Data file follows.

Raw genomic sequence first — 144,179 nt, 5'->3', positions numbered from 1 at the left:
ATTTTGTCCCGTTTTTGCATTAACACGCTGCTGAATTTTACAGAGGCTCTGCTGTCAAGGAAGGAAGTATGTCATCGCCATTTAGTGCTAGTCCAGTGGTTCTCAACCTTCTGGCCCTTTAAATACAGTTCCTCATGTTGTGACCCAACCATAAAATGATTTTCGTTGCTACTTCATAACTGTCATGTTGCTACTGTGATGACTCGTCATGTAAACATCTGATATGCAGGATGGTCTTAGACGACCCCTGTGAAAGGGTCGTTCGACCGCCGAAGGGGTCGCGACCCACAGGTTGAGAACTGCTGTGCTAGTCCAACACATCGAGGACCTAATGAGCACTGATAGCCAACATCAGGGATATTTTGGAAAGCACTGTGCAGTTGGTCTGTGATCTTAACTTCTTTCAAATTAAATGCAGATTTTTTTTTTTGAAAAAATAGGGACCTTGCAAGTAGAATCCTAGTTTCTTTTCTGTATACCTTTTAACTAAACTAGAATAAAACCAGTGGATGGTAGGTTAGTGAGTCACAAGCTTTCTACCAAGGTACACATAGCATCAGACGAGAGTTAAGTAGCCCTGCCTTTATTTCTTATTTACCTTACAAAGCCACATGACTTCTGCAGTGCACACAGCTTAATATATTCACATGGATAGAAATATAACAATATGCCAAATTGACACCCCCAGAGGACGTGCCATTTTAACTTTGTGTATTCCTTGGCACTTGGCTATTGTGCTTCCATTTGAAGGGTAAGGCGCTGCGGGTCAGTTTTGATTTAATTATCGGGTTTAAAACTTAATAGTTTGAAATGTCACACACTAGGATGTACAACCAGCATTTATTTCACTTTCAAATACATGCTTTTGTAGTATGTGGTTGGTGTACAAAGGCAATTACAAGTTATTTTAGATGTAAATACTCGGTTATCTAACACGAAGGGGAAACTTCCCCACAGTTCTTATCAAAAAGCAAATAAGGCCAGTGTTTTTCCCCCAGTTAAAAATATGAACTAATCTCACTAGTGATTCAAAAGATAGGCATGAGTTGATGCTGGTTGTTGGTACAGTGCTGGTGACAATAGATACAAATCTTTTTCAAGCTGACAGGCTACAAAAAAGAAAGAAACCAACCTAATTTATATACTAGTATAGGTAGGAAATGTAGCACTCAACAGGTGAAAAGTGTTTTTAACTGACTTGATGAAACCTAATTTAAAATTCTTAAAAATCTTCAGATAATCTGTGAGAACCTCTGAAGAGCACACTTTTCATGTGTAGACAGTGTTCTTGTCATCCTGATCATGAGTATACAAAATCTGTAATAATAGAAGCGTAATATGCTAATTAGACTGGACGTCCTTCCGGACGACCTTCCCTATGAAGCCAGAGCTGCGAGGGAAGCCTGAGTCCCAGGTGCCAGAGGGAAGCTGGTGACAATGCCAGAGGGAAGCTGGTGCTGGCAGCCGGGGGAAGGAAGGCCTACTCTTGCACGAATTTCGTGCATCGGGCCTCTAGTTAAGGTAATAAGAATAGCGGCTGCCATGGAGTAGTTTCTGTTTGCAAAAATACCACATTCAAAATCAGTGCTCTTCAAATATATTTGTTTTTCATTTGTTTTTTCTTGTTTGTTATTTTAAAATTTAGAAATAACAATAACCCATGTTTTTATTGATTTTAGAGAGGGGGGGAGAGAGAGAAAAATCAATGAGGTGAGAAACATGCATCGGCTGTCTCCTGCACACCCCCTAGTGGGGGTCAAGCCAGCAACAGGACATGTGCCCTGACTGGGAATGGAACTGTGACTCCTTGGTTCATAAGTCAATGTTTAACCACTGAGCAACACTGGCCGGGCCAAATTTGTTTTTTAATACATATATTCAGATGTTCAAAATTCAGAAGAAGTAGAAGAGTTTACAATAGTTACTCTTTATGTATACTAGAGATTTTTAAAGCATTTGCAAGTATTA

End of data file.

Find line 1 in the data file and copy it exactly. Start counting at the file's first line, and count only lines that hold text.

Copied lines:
Raw genomic sequence first — 144,179 nt, 5'->3', positions numbered from 1 at the left: